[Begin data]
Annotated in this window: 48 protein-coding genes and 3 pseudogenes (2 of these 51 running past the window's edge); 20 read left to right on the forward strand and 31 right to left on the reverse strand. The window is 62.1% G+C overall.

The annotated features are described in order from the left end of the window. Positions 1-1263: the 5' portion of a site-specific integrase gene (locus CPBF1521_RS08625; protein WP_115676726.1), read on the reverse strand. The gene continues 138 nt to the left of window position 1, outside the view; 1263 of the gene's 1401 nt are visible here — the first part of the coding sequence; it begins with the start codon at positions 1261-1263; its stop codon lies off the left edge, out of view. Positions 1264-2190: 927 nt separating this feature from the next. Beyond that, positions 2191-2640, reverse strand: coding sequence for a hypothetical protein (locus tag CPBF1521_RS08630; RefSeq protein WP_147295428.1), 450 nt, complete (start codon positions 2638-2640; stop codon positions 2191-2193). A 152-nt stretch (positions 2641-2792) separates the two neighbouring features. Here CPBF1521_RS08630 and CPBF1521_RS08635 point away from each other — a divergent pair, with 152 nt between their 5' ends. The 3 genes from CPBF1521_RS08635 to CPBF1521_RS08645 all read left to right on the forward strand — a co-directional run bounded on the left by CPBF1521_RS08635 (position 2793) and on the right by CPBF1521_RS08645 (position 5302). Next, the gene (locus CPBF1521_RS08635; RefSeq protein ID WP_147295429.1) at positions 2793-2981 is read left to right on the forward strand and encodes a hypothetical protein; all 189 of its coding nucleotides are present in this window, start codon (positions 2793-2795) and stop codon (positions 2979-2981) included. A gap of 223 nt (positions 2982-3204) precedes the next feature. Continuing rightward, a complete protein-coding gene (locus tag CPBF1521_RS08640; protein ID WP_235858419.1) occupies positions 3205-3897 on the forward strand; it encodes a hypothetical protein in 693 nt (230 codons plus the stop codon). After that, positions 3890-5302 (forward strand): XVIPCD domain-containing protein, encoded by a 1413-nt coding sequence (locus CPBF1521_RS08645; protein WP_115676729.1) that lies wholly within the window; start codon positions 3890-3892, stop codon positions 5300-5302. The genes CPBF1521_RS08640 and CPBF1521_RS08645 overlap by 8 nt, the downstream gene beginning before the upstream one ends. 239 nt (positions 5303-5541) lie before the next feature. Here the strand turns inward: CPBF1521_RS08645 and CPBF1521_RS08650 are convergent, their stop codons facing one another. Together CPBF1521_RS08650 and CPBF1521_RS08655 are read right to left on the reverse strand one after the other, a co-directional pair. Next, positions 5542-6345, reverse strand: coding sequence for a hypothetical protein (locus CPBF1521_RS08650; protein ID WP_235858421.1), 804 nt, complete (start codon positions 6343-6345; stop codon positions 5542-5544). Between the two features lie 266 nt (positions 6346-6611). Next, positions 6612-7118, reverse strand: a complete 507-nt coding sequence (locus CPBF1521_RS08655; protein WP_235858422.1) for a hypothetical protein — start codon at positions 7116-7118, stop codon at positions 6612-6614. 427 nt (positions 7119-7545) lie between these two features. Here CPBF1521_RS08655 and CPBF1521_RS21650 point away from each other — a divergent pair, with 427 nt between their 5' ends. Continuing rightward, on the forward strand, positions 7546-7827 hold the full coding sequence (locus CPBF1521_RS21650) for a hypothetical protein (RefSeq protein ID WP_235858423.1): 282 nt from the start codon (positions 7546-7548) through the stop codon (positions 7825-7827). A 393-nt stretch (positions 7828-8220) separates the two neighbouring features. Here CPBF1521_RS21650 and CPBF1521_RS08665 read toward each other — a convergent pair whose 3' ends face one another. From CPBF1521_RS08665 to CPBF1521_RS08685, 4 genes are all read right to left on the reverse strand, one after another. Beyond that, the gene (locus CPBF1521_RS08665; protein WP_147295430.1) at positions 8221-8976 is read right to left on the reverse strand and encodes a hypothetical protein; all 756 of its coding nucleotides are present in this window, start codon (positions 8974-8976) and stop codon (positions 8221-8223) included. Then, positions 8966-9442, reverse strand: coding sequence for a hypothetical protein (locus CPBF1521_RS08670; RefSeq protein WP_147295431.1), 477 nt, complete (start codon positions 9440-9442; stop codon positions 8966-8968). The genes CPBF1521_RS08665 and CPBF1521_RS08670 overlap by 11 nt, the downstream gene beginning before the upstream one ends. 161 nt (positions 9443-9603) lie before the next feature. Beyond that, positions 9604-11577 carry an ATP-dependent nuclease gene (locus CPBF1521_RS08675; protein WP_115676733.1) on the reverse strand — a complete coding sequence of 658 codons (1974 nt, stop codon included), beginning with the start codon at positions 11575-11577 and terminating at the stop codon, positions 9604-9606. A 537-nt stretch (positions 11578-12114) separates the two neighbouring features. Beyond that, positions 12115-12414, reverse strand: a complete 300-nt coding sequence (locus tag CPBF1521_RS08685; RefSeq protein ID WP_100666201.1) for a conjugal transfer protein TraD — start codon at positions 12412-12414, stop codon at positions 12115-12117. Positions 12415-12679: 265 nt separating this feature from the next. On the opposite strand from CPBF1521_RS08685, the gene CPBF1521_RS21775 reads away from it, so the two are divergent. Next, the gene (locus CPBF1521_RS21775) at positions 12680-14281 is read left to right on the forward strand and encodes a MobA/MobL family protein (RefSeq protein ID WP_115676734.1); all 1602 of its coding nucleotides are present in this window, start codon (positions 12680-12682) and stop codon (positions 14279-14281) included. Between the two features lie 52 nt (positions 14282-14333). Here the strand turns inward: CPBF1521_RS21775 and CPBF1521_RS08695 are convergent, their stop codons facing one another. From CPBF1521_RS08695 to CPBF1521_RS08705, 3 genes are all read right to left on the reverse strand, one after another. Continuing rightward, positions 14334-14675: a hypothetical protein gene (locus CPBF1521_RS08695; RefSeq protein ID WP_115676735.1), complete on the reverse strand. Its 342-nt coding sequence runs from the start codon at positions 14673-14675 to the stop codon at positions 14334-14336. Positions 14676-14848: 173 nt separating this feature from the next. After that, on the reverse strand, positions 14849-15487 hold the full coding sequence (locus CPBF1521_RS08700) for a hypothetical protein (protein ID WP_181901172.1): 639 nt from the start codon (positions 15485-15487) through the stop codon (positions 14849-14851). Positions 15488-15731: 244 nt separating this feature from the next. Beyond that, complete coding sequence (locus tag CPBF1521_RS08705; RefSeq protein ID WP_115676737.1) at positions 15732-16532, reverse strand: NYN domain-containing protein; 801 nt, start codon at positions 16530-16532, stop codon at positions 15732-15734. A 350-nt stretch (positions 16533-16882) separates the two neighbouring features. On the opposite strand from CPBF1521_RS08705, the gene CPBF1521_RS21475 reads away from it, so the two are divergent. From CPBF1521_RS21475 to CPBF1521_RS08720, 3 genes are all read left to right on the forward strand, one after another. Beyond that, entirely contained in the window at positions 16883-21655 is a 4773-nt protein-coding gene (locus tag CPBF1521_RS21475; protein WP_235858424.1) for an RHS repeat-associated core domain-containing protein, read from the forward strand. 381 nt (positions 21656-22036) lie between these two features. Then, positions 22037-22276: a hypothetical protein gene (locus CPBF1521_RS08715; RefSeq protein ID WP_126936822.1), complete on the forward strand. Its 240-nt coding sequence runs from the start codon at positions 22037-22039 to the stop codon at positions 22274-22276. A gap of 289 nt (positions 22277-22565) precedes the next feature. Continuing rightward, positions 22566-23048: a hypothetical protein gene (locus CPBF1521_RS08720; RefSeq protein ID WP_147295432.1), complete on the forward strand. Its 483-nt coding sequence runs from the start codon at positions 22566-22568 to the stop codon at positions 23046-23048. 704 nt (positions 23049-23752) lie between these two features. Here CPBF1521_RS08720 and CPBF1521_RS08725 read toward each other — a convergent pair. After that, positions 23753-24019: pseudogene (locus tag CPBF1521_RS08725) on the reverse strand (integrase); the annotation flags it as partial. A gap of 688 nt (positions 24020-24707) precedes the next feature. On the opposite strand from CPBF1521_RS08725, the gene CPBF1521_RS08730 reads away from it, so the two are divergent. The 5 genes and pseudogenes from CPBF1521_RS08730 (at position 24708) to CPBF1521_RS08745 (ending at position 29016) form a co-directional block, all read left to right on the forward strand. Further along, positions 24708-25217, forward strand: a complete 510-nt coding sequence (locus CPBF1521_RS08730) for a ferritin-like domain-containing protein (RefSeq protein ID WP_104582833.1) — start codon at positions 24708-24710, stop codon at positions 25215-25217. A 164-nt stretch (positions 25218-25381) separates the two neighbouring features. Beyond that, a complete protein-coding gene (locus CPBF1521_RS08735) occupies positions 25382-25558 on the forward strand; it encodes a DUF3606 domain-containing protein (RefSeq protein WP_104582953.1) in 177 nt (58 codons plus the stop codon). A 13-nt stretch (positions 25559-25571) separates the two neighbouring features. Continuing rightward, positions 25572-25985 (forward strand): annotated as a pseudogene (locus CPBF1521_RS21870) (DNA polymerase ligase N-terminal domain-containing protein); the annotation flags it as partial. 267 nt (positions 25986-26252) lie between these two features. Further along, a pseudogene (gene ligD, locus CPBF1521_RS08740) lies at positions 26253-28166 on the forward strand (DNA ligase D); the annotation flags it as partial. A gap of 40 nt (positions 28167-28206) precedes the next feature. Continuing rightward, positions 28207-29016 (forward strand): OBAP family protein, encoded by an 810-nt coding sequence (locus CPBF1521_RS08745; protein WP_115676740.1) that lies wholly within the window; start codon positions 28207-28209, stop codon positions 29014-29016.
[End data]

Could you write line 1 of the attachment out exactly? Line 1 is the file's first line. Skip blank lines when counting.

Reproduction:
Annotated in this window: 48 protein-coding genes and 3 pseudogenes (2 of these 51 running past the window's edge); 20 read left to right on the forward strand and 31 right to left on the reverse strand. The window is 62.1% G+C overall.